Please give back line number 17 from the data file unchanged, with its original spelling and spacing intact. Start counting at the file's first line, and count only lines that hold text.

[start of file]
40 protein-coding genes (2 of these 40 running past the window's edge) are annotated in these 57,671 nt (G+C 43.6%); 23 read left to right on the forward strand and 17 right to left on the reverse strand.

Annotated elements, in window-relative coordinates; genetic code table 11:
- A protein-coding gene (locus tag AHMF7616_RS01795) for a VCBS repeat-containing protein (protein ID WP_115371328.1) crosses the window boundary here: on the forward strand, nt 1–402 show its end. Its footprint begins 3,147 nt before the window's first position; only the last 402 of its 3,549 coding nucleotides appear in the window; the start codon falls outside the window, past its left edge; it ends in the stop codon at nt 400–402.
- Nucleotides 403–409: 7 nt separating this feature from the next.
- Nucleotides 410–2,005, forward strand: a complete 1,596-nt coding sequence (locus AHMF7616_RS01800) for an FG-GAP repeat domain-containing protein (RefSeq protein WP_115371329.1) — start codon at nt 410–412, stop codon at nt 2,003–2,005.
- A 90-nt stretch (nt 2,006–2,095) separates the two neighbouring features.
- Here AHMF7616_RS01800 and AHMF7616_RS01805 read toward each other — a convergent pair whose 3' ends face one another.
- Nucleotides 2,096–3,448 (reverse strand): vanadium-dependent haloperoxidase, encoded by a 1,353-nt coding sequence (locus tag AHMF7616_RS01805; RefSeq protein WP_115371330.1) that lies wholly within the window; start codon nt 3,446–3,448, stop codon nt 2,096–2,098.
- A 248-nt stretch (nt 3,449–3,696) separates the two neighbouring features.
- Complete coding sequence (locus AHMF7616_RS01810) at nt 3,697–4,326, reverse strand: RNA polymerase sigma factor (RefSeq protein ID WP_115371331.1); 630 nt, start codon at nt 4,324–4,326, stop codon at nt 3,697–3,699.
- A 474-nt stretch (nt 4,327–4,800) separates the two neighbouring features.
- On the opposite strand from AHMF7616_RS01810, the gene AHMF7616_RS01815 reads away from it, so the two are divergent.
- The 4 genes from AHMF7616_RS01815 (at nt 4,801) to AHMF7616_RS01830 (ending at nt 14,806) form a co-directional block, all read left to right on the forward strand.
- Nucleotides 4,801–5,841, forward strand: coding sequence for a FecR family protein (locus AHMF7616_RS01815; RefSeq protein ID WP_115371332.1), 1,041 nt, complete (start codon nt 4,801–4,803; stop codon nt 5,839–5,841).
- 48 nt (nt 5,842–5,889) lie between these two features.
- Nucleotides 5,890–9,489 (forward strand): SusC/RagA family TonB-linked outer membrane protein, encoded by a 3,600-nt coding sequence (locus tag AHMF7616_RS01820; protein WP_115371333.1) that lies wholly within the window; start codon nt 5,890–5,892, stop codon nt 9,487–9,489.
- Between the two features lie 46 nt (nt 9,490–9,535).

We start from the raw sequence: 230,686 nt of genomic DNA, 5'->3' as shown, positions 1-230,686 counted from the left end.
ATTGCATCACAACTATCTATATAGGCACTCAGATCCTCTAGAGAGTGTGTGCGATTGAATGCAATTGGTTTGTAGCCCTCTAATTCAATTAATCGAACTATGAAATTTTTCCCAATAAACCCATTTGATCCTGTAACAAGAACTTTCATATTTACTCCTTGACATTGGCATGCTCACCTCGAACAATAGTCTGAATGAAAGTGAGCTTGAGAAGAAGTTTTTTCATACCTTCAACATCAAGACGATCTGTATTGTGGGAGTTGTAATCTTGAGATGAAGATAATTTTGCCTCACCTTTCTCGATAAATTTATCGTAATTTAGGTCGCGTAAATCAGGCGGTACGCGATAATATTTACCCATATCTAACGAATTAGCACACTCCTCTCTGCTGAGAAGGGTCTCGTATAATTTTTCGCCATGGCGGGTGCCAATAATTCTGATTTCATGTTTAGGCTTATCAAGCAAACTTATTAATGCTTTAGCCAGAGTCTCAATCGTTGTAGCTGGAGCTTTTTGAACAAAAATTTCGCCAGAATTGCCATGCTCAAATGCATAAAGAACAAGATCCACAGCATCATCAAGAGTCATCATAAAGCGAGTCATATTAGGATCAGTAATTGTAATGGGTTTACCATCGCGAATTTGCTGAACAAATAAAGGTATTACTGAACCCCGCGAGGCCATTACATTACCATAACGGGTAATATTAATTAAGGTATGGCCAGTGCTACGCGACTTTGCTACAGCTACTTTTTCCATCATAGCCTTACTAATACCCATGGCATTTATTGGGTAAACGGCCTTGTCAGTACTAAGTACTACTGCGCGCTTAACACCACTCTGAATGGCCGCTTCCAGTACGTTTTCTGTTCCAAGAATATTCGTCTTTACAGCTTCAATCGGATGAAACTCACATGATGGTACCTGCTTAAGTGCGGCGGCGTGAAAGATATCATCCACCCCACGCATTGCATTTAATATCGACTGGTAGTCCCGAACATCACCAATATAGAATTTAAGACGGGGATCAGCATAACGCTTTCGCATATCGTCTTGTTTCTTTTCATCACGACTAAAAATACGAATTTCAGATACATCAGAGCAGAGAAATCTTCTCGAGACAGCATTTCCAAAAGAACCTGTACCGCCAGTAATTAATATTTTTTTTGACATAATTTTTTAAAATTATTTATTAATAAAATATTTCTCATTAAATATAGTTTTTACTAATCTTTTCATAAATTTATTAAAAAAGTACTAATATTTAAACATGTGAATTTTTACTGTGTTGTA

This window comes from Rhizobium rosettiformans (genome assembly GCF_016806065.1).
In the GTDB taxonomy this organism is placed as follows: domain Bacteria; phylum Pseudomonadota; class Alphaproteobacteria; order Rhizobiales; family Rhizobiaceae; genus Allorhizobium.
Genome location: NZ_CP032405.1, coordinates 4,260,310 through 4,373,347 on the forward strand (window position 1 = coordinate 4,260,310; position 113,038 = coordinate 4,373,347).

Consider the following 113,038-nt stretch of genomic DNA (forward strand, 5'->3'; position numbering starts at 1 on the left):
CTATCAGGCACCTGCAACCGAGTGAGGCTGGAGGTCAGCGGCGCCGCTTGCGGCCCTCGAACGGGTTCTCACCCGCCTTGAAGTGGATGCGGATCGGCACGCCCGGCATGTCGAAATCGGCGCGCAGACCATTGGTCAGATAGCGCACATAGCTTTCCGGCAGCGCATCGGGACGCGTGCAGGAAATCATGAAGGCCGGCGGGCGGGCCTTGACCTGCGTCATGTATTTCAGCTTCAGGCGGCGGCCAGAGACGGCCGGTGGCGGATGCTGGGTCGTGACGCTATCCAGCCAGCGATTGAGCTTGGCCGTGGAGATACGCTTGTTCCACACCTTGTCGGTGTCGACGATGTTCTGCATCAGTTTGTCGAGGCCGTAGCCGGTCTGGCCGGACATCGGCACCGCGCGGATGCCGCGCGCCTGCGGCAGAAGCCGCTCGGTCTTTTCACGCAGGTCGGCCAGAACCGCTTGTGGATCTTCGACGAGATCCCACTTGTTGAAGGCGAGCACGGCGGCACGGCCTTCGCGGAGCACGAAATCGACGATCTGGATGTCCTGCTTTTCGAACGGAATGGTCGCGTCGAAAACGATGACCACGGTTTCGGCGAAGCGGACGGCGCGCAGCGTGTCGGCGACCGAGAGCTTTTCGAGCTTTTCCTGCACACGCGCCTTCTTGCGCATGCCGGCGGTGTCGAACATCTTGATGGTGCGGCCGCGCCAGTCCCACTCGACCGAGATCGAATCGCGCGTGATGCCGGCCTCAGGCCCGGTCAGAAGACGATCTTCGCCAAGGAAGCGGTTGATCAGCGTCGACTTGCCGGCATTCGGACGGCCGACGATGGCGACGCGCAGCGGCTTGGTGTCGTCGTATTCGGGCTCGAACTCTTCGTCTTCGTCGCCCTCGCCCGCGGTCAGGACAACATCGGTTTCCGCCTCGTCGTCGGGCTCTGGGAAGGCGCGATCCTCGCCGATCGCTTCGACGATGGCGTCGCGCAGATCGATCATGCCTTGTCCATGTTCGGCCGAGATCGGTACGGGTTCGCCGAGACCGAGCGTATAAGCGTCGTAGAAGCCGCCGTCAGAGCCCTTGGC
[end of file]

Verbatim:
- Between the two features lie 46 nt (nt 9,490–9,535).